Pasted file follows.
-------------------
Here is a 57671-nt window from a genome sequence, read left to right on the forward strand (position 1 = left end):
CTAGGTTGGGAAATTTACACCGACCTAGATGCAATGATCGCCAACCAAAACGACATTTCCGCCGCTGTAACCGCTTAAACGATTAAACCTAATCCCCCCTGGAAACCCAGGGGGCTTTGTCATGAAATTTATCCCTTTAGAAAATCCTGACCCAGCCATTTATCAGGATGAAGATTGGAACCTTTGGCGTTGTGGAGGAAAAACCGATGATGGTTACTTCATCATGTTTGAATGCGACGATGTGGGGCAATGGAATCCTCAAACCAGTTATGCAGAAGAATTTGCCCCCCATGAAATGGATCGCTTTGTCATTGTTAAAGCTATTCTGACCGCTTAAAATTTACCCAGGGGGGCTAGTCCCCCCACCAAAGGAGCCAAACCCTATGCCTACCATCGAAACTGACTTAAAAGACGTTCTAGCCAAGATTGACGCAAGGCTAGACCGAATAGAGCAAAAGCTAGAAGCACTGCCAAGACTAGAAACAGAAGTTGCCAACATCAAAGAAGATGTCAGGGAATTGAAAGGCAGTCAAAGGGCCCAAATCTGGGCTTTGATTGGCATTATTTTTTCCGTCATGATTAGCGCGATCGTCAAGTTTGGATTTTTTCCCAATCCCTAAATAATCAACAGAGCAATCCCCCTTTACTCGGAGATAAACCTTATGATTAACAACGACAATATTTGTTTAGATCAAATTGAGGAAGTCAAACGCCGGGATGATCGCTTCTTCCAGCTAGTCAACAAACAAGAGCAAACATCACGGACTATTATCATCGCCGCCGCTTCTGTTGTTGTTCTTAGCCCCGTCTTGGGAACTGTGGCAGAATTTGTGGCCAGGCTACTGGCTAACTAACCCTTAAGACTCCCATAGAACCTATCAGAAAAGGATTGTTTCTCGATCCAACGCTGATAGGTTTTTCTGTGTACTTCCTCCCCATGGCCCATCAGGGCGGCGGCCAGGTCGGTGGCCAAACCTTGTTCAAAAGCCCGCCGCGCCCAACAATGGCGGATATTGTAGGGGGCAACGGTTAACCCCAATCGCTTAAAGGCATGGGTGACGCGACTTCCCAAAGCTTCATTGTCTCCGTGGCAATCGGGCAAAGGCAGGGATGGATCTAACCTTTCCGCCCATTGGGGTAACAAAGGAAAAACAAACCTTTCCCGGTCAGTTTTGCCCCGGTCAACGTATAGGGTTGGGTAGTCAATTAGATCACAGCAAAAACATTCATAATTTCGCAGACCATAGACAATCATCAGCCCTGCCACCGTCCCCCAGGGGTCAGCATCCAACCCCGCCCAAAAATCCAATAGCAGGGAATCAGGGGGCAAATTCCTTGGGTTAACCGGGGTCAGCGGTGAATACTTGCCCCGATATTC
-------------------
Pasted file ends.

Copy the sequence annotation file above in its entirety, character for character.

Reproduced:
Here is a 57671-nt window from a genome sequence, read left to right on the forward strand (position 1 = left end):
CTAGGTTGGGAAATTTACACCGACCTAGATGCAATGATCGCCAACCAAAACGACATTTCCGCCGCTGTAACCGCTTAAACGATTAAACCTAATCCCCCCTGGAAACCCAGGGGGCTTTGTCATGAAATTTATCCCTTTAGAAAATCCTGACCCAGCCATTTATCAGGATGAAGATTGGAACCTTTGGCGTTGTGGAGGAAAAACCGATGATGGTTACTTCATCATGTTTGAATGCGACGATGTGGGGCAATGGAATCCTCAAACCAGTTATGCAGAAGAATTTGCCCCCCATGAAATGGATCGCTTTGTCATTGTTAAAGCTATTCTGACCGCTTAAAATTTACCCAGGGGGGCTAGTCCCCCCACCAAAGGAGCCAAACCCTATGCCTACCATCGAAACTGACTTAAAAGACGTTCTAGCCAAGATTGACGCAAGGCTAGACCGAATAGAGCAAAAGCTAGAAGCACTGCCAAGACTAGAAACAGAAGTTGCCAACATCAAAGAAGATGTCAGGGAATTGAAAGGCAGTCAAAGGGCCCAAATCTGGGCTTTGATTGGCATTATTTTTTCCGTCATGATTAGCGCGATCGTCAAGTTTGGATTTTTTCCCAATCCCTAAATAATCAACAGAGCAATCCCCCTTTACTCGGAGATAAACCTTATGATTAACAACGACAATATTTGTTTAGATCAAATTGAGGAAGTCAAACGCCGGGATGATCGCTTCTTCCAGCTAGTCAACAAACAAGAGCAAACATCACGGACTATTATCATCGCCGCCGCTTCTGTTGTTGTTCTTAGCCCCGTCTTGGGAACTGTGGCAGAATTTGTGGCCAGGCTACTGGCTAACTAACCCTTAAGACTCCCATAGAACCTATCAGAAAAGGATTGTTTCTCGATCCAACGCTGATAGGTTTTTCTGTGTACTTCCTCCCCATGGCCCATCAGGGCGGCGGCCAGGTCGGTGGCCAAACCTTGTTCAAAAGCCCGCCGCGCCCAACAATGGCGGATATTGTAGGGGGCAACGGTTAACCCCAATCGCTTAAAGGCATGGGTGACGCGACTTCCCAAAGCTTCATTGTCTCCGTGGCAATCGGGCAAAGGCAGGGATGGATCTAACCTTTCCGCCCATTGGGGTAACAAAGGAAAAACAAACCTTTCCCGGTCAGTTTTGCCCCGGTCAACGTATAGGGTTGGGTAGTCAATTAGATCACAGCAAAAACATTCATAATTTCGCAGACCATAGACAATCATCAGCCCTGCCACCGTCCCCCAGGGGTCAGCATCCAACCCCGCCCAAAAATCCAATAGCAGGGAATCAGGGGGCAAATTCCTTGGGTTAACCGGGGTCAGCGGTGAATACTTGCCCCGATATTC